There are plenty of ways you can make money besides your own products or services. But, you’ll want to see if anything exists already. Check on Amazon, ClickBank.com, JVZoo.com, eBay, in trade magazines, the competition’s websites, and other places for products that you can promote. What are they selling for? How many will you have to sell in order to earn the kind of money you want to earn? Are there enough members of this audience to support that?
Ideally, the audience needs be large enough that you can service them in several ways with many niches. Then you can choose an under-served area that this audience needs solutions for and earn enough money to support your business.
Your audience will determine price, marketing methods, services, products and more, so it’s important to be sure that there are enough. For example, the show Shark Tank had a business called The Ledge Pillow on the show. The Ledge Pillow is a great idea for women with large breasts who wish to sleep on their stomach, especially for women with breast augmentation or women who are nursing.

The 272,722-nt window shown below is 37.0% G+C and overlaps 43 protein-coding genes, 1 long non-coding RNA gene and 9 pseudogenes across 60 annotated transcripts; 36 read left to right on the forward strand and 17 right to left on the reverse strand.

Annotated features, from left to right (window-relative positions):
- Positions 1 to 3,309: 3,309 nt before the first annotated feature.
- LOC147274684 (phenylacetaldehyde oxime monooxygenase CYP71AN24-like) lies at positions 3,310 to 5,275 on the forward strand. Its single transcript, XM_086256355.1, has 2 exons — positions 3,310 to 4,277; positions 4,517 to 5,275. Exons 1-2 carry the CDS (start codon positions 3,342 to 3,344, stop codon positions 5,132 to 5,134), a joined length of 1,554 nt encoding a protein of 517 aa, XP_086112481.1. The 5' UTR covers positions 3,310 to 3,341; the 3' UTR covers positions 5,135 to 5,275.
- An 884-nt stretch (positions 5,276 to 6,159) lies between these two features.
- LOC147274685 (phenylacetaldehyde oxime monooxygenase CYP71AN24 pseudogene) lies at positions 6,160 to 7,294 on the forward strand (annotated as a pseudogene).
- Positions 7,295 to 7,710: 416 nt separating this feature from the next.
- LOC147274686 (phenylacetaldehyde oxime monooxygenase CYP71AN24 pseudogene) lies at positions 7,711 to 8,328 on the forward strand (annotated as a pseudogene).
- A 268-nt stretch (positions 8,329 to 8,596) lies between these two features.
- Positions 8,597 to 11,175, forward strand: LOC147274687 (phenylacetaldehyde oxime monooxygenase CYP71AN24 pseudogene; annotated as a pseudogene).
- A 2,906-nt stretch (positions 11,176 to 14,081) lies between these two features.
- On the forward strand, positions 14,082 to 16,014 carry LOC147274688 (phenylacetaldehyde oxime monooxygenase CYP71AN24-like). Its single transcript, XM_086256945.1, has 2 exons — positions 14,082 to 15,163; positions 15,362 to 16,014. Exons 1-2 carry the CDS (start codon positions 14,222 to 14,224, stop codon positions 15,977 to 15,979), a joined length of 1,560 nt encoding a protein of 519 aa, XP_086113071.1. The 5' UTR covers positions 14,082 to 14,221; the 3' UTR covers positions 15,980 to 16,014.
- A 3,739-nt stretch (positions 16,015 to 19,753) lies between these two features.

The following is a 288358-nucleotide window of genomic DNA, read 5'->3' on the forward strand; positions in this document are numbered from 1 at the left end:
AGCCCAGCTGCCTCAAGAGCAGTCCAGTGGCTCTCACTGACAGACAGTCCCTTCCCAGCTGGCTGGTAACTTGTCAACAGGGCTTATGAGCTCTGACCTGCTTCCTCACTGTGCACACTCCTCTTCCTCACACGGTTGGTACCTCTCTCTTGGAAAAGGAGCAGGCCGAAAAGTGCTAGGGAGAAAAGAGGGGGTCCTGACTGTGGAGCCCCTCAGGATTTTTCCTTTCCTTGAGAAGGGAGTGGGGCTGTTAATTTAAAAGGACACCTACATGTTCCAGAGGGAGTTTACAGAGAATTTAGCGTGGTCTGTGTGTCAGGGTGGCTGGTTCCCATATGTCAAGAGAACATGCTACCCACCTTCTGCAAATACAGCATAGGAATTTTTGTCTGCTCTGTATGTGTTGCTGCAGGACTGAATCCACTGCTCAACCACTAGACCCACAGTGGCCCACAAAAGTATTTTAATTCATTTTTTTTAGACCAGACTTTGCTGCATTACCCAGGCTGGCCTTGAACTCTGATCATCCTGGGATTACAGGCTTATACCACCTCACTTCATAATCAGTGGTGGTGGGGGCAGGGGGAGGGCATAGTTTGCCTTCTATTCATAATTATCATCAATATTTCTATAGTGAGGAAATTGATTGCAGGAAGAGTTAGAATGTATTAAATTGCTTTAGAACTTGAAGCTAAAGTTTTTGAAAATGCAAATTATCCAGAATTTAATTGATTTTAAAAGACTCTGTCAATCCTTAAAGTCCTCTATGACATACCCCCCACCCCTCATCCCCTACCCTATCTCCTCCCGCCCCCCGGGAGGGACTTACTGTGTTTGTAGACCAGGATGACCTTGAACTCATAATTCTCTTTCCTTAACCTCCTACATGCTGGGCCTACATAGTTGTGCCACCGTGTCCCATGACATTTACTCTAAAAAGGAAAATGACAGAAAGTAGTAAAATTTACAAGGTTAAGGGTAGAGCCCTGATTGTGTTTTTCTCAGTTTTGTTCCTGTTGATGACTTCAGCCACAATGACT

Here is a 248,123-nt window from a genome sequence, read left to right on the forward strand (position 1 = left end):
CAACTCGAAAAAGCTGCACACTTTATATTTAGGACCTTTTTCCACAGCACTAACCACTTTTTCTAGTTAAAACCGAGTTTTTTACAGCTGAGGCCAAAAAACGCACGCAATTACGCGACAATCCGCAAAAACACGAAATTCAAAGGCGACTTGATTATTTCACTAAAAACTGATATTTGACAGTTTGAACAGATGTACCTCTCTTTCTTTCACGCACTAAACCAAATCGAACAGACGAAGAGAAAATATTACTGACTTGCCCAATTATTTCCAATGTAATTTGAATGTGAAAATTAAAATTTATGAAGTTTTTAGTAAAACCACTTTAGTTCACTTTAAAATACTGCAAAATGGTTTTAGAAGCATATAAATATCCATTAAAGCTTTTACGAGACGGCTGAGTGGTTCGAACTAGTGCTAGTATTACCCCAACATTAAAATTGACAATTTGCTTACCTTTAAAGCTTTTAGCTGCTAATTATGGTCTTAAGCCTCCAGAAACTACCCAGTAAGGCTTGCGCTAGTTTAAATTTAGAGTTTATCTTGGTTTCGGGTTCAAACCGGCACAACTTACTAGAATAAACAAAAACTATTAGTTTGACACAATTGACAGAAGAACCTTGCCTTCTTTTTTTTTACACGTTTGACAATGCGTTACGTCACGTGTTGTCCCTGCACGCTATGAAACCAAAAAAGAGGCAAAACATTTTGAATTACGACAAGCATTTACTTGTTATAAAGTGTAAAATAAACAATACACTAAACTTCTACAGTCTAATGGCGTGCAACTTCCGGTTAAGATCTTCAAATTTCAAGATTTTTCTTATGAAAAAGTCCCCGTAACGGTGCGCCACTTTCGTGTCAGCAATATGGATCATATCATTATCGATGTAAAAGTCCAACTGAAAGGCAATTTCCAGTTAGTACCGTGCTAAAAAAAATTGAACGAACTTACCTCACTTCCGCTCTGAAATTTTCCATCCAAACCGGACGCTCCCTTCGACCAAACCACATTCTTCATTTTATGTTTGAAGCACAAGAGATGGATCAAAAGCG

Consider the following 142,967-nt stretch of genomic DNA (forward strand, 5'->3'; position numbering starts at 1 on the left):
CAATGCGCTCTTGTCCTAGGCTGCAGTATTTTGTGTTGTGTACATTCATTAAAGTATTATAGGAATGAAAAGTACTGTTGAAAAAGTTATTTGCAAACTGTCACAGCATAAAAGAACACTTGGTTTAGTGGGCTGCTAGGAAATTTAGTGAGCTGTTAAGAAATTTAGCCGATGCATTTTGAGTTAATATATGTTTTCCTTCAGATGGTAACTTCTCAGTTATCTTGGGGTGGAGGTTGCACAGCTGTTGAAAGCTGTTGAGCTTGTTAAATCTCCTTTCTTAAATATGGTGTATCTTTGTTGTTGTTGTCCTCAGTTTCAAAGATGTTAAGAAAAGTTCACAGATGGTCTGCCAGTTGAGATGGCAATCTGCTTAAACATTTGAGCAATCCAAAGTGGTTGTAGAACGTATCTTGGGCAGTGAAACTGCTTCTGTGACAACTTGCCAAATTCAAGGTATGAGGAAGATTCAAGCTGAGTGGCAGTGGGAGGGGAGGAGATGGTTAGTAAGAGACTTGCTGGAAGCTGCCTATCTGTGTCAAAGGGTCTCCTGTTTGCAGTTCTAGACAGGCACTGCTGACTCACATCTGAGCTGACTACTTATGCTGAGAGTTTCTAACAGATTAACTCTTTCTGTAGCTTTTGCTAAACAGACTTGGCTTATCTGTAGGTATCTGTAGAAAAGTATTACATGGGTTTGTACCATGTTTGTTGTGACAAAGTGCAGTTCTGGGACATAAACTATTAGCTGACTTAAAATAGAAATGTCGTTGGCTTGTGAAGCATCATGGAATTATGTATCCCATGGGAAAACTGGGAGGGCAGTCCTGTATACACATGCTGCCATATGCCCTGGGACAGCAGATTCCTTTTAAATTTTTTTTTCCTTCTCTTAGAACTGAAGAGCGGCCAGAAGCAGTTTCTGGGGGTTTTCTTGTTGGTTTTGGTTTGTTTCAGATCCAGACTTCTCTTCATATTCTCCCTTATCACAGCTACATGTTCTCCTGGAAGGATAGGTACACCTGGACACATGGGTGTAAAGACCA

While the owner had made sales, and the idea was good for a very small segment of society, it just wasn’t a big enough audience to support a business large enough for a shark. A shark needs multi-millions in returns, not hundreds or thousands. But, that doesn’t mean it’s a horrible idea. It just means that audience is too small to support a super-large business. But, that might be just the right size for your needs, especially if you plan to keep your business small.
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Do the Math